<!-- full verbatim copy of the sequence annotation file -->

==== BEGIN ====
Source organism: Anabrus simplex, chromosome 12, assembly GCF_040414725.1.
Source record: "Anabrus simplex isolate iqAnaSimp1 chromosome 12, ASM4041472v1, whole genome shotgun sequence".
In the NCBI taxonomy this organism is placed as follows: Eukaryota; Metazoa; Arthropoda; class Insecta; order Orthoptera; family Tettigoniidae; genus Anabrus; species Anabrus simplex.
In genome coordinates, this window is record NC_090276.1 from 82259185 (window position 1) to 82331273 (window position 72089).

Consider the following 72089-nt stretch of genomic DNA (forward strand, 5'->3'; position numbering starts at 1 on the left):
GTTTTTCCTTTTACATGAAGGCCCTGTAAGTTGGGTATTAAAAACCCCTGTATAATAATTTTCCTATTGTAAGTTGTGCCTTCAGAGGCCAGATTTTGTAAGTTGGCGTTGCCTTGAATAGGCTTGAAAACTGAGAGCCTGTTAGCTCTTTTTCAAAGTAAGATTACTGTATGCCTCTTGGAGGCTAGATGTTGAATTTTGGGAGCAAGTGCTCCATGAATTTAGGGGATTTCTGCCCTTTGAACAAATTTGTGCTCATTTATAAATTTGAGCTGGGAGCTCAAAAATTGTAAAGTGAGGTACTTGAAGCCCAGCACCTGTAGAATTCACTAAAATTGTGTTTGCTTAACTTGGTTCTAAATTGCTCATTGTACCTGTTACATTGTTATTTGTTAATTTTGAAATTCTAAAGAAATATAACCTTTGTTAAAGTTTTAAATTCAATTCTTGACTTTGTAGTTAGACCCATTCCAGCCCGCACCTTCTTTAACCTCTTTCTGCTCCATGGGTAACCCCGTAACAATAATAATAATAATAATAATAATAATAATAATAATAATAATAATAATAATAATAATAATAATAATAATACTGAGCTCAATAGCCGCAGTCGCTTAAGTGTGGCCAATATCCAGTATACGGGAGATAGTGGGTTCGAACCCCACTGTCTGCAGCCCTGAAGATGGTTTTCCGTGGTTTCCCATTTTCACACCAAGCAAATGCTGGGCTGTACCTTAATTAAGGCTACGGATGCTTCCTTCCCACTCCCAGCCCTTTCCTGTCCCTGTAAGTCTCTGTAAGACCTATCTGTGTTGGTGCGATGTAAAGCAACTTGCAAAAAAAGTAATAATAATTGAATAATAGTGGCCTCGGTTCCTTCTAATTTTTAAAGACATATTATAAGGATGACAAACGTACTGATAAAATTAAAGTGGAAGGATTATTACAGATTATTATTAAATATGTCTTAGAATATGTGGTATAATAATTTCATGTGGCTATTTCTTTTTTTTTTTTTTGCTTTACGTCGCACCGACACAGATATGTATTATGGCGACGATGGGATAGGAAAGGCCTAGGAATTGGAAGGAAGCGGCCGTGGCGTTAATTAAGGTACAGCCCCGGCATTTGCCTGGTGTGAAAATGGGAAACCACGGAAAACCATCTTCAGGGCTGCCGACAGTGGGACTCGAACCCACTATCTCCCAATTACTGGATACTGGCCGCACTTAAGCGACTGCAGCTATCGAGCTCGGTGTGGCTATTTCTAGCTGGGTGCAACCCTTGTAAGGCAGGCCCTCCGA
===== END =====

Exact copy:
Source organism: Anabrus simplex, chromosome 12, assembly GCF_040414725.1.
Source record: "Anabrus simplex isolate iqAnaSimp1 chromosome 12, ASM4041472v1, whole genome shotgun sequence".
In the NCBI taxonomy this organism is placed as follows: Eukaryota; Metazoa; Arthropoda; class Insecta; order Orthoptera; family Tettigoniidae; genus Anabrus; species Anabrus simplex.
In genome coordinates, this window is record NC_090276.1 from 82259185 (window position 1) to 82331273 (window position 72089).

Consider the following 72089-nt stretch of genomic DNA (forward strand, 5'->3'; position numbering starts at 1 on the left):
GTTTTTCCTTTTACATGAAGGCCCTGTAAGTTGGGTATTAAAAACCCCTGTATAATAATTTTCCTATTGTAAGTTGTGCCTTCAGAGGCCAGATTTTGTAAGTTGGCGTTGCCTTGAATAGGCTTGAAAACTGAGAGCCTGTTAGCTCTTTTTCAAAGTAAGATTACTGTATGCCTCTTGGAGGCTAGATGTTGAATTTTGGGAGCAAGTGCTCCATGAATTTAGGGGATTTCTGCCCTTTGAACAAATTTGTGCTCATTTATAAATTTGAGCTGGGAGCTCAAAAATTGTAAAGTGAGGTACTTGAAGCCCAGCACCTGTAGAATTCACTAAAATTGTGTTTGCTTAACTTGGTTCTAAATTGCTCATTGTACCTGTTACATTGTTATTTGTTAATTTTGAAATTCTAAAGAAATATAACCTTTGTTAAAGTTTTAAATTCAATTCTTGACTTTGTAGTTAGACCCATTCCAGCCCGCACCTTCTTTAACCTCTTTCTGCTCCATGGGTAACCCCGTAACAATAATAATAATAATAATAATAATAATAATAATAATAATAATAATAATAATAATAATAATAATAATAATACTGAGCTCAATAGCCGCAGTCGCTTAAGTGTGGCCAATATCCAGTATACGGGAGATAGTGGGTTCGAACCCCACTGTCTGCAGCCCTGAAGATGGTTTTCCGTGGTTTCCCATTTTCACACCAAGCAAATGCTGGGCTGTACCTTAATTAAGGCTACGGATGCTTCCTTCCCACTCCCAGCCCTTTCCTGTCCCTGTAAGTCTCTGTAAGACCTATCTGTGTTGGTGCGATGTAAAGCAACTTGCAAAAAAAGTAATAATAATTGAATAATAGTGGCCTCGGTTCCTTCTAATTTTTAAAGACATATTATAAGGATGACAAACGTACTGATAAAATTAAAGTGGAAGGATTATTACAGATTATTATTAAATATGTCTTAGAATATGTGGTATAATAATTTCATGTGGCTATTTCTTTTTTTTTTTTTTGCTTTACGTCGCACCGACACAGATATGTATTATGGCGACGATGGGATAGGAAAGGCCTAGGAATTGGAAGGAAGCGGCCGTGGCGTTAATTAAGGTACAGCCCCGGCATTTGCCTGGTGTGAAAATGGGAAACCACGGAAAACCATCTTCAGGGCTGCCGACAGTGGGACTCGAACCCACTATCTCCCAATTACTGGATACTGGCCGCACTTAAGCGACTGCAGCTATCGAGCTCGGTGTGGCTATTTCTAGCTGGGTGCAACCCTTGTAAGGCAGGCCCTCCGA